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Regensburg History and Background

From: Regensburg, Germany

photo LEFT: Document Neupfarrplatz is an underground treasure trove of Roman and Jewish history.

Regensburg is a city with more than 2,500 years of history. The Celts arrived somewhere around 500 B.C.; four centuries later, around 90 B.C., the Romans established a military camp nearby.

By 179 A.D., in the time of Emperor Marcus Aurelius, there was a permanent fortress named Castra Regina within the boundaries of what is now Regenburg's Altstadt. In the 6th Century A.D., the first Duke of Agilofinger established his royal seat in "Reganespurc," which became the first capital of Bavaria.

St. Boniface founded a bishopric in Regensburg in 739, and Charlemagne ousted the Agilofinger dynasty in 788. The city continued to grow, albeit slowly, until the Steinerne Brücke was built between 1135 and 1146. This unprecedented stone bridge across the Danube opened major international trade routes between Northern Europe and Venice, and much of Regensburg as it exists today was built by wealthy merchant families over the next few centuries. These traders had no compunctions about flaunting their wealth; some of their houses had purely decorative towers that made them the McMansions of the Middle Ages.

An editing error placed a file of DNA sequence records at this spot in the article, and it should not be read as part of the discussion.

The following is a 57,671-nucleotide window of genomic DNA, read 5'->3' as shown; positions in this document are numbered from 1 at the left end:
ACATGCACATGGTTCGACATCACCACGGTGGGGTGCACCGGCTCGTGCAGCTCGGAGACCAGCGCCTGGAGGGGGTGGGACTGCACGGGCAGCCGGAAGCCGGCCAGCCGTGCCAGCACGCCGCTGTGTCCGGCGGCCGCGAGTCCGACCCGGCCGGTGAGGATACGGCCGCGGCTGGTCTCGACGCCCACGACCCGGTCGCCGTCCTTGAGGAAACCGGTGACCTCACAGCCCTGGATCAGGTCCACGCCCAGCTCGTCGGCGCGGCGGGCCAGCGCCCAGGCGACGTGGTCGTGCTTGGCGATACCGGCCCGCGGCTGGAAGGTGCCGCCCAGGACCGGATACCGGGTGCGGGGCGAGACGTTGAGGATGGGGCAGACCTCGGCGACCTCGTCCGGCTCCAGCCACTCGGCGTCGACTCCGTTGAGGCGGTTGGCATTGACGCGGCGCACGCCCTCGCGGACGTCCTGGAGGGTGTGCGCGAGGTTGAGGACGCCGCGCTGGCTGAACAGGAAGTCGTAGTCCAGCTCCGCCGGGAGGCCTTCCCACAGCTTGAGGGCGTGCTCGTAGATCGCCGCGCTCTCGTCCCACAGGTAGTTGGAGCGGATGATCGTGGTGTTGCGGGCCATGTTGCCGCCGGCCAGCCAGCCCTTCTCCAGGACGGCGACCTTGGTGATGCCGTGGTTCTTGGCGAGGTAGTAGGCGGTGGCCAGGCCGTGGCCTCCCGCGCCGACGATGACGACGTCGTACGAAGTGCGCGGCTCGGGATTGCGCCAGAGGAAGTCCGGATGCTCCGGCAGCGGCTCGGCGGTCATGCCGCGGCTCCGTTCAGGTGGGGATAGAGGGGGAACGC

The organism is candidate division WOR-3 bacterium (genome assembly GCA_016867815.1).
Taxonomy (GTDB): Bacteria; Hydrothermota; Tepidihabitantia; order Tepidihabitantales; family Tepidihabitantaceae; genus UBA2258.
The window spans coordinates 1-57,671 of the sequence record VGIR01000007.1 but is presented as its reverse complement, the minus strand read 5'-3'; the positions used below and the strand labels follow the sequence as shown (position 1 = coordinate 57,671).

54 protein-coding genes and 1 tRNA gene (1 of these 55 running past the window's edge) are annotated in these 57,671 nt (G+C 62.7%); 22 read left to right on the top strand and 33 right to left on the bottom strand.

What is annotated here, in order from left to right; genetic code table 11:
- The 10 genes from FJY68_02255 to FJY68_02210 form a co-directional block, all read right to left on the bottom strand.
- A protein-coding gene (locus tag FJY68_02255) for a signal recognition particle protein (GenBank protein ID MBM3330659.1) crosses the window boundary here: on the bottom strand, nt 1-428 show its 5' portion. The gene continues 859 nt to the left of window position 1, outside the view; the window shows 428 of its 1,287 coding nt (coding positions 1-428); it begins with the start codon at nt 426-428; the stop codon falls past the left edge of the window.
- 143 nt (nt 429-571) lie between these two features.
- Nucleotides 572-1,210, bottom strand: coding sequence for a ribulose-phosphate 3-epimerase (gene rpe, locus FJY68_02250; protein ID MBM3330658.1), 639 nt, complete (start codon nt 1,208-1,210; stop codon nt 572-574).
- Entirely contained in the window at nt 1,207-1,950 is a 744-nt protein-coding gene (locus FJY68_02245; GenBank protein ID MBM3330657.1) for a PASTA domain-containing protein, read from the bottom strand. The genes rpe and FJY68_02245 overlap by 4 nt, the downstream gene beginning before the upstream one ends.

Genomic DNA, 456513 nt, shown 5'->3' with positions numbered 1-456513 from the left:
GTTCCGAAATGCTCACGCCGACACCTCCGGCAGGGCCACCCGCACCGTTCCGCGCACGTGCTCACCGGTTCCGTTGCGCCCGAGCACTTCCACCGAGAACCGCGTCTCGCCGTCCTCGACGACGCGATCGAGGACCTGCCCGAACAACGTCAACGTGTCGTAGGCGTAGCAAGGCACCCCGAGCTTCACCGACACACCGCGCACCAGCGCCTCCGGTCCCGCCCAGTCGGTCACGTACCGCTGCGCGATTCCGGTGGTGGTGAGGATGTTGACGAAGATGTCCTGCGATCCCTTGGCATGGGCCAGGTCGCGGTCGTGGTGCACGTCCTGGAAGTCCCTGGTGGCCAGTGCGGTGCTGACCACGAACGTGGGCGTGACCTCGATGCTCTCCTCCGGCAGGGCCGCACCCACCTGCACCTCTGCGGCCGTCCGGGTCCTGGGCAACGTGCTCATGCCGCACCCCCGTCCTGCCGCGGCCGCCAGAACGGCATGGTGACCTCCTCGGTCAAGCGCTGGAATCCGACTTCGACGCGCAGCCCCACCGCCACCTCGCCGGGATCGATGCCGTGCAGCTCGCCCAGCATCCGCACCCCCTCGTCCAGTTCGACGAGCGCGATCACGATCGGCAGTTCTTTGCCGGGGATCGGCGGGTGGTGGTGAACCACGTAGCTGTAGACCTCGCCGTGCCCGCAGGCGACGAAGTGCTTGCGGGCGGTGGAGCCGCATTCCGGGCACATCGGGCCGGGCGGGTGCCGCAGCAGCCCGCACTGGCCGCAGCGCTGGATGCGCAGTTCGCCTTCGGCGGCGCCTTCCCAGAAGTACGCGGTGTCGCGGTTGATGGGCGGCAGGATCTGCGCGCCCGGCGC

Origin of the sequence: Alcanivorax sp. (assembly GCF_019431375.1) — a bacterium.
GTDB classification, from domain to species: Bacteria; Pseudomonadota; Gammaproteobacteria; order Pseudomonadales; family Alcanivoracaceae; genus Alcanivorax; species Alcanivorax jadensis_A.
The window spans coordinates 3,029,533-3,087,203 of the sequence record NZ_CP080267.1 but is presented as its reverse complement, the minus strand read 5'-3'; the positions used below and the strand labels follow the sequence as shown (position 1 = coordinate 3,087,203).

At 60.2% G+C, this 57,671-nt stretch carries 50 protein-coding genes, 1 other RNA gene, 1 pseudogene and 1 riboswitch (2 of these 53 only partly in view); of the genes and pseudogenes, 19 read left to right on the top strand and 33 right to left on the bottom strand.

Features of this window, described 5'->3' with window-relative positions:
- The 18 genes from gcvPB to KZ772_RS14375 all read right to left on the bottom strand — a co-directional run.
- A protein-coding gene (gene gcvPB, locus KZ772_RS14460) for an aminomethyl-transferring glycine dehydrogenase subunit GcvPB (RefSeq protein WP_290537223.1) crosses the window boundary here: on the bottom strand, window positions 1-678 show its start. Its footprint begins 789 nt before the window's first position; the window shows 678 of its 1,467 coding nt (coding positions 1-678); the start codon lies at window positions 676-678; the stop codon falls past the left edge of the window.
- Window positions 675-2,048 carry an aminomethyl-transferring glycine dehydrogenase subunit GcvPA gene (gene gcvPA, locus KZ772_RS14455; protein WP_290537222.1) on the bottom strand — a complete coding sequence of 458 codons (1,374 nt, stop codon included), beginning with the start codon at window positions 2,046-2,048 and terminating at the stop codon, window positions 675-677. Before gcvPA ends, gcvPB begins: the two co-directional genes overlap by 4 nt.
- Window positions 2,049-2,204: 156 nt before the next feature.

The Free Imperial City of Regensburg existed for 600 years. But as trade routes changed, the city's fortunes declined and many of the patrician families left for better opportunities elsewhere.

Regensburg got a second wind in 1663, when a permanent Reichstag or Imperial Diet of the Holy Roman Empire was established within its walls. The old merchants' houses were taken over by bureaucrats and emissaries, and Regensburg was the seat of Germany's first parliament for 150 years.

The empire was dissolved in 1806; three years later, the city was conquered by Napoleon's troops and turned over to Bavaria. Although many events have taken place since, Regensburg's Altstadt looks much as it did during its heyday as a Free Imperial City, with some 1,400 registered and carefully preserved medieval buildings that coexist with structures from the Roman Era.

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